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Posts Tagged ‘racism’

A long time ago, when my first child was born, I found to my surprise and consternation that my employer-provided Blue Cross Blue Shield policy did not cover normal childbirth expenses in a hospital. I guess they rationalized that by thinking that normal childbirth wasn’t a disease, so why should health insurance  pay for it? Fortunately, credit cards had just been invented. I put the balance due on my BankAmericard.  When I returned to work, a couple of days later, I complained to my coworkers about our lousy health care insurance. One of the older men, probably only a year or two away from retirement, spoke up and said, “Who cares? I don’t want to pay for your babies.”

I was taken aback by the his total and complete lack of concern about my plight, but somehow I was able to quickly retort, “Yes, and I don’t want to pay for your heart attack either!” The old man stood there speechless for a minute and slowly turned and walked back into his office without saying another word.

Today, as Congress struggles with the question of just slightly improving the U.S. health care system – certainly they’re not considering anything close to the health care that is provided in the civilized world – we find that we have become a polarized population. The Republicans are uniformly against the proposals at hand while the Democrats, true to form, are disunited but bumbling forward,kicking and screaming – not to mention dealing secretly.  It looks like the House Dems might actually vote “yes” at this time – but who knows, it’s not like all of our members of Congress are motivated by what is best for the country.

If one just steps back for a moment it’s easy to see what divides us. There are three groups of people, generally speaking, in this country. One group has no health care or very little health care and basically no voice in our government because they are the poor disenfranchised.  A second group has health care but is concerned about the people who don’t have it. The third group also has health care but doesn’t care about the first group in the least.  If they had their way the first group would just go away. The third group, of course, is the Republican Party. It is the party of “every man for himself” or “you’re on your own”.  It’s the party of “I’ve got mine and I don’t care about your problems. Take care of yourself.” They are the Party that aligns itself with the ” Christians” of America.

OK. Fair enough. The Democrats basically represent the method of living that mankind adopted a very long time ago in order to survive. It used to be called tribalism. Everyone was a member of the tribe and everyone contributed to the welfare of the tribe.  In turn the tribe took care of its members because every member was important. The Republicans, on the other hand, represent a newer, more modern point of view. They are the rugged individualists, the go it alone types. The can take care of themselves.  They are the philosophical descendants of the Calvinists who founded our original colonies  – people like the Pilgrims.  It was the early “pioneers” in this country who struck out on their own, with guns of course, and took the land from the Native Americans.  It was relatively easy to be on your own, living off the land, when you had all the firepower you needed and the American landscape lay there, ripe for the taking. And they took it.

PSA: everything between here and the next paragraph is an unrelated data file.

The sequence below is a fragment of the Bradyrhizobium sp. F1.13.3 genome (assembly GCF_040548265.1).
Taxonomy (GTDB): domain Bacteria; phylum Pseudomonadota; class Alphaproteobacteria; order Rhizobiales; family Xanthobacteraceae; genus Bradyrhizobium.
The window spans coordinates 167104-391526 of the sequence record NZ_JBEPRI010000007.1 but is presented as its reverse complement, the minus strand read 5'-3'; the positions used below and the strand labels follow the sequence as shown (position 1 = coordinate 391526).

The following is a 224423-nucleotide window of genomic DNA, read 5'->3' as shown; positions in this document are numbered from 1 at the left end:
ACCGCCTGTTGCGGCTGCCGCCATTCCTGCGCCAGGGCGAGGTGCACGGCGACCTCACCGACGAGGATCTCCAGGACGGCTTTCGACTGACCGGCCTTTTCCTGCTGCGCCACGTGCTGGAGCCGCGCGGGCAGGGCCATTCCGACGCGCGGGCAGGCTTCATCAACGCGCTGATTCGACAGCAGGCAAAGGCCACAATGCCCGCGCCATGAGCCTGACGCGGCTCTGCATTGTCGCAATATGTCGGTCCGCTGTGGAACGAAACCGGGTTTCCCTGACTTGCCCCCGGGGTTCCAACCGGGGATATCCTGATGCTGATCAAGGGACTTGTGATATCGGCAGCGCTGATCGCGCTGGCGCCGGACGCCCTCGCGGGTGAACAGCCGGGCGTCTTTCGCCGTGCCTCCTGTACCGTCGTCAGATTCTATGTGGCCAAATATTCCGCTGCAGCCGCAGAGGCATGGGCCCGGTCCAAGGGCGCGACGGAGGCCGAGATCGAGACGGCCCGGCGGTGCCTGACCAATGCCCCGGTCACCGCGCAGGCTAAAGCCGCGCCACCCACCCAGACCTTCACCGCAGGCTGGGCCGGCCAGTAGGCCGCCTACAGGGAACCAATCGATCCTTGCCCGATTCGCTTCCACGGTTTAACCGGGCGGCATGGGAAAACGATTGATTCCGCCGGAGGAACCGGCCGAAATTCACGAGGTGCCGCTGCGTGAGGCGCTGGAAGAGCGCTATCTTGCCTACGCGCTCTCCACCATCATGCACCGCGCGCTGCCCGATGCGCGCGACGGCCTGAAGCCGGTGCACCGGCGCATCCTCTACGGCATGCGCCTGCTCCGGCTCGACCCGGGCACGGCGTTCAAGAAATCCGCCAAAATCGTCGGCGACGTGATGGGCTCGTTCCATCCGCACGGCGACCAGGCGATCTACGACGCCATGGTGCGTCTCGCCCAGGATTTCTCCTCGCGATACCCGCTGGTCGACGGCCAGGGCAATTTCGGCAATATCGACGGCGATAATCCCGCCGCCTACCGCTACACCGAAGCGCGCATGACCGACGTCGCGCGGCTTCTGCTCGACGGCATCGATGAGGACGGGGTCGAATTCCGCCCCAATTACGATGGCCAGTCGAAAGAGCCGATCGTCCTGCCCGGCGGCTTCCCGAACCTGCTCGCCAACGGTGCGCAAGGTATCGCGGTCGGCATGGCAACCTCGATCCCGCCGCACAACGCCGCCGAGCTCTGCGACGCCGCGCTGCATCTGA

Today, 95% of America’s wealth belongs to 1% of the population.  You can bet most of that 1% is Republican and Calvinist.  The question is this: why are so many other Americans also Republican when they have virtually no chance in sharing in the immense fortunes of the Elect?  Sadly, a big part of the answer lies in history.  When President Lyndon Johnson signed the Civil Rights Act of 1964 he predicted what would happen: the “Solid South” that had always been the most dependable segment of the Democratic Party would turn Republican. And they did. The old Confederacy just couldn’t accept racial equality for blacks. That was half a century ago and much progress has been made in the old Confederate states, yet they are still the heart of Republican sentiment. Of course we shouldn’t ignore the cowboy states of the West – they are the rest of the Republican Party.

If one looks at the demographic of those poor people who have no health care there is one thing that stands out: they are mostly minorities.  They are largely blacks and Hispanics.  The message of the Republicans is clear: they already have theirs – and they have no interest in helping anyone else, and certainly not the blacks and Hispanics.  In the end, the health care debate in America is actually a debate about Civil Rights and ironically the Republican Party, the Party of Abraham Lincoln, is against the right of all the American people to have health care.

The right to health care is now recognized throughout the civilized world. It is only America that does not recognize this right.  The time has come for America to grant its people the same rights that are granted to the citizens of France and Ireland and Canada and Russia and Malaysia and England and Norway and Denmark and Germany and pretty much anywhere else you can name.  It is only the Republican Party that is united in denying this right to the American people because,  after all, they’ve already got theirs, and they certainly don’t want to pay for yours.

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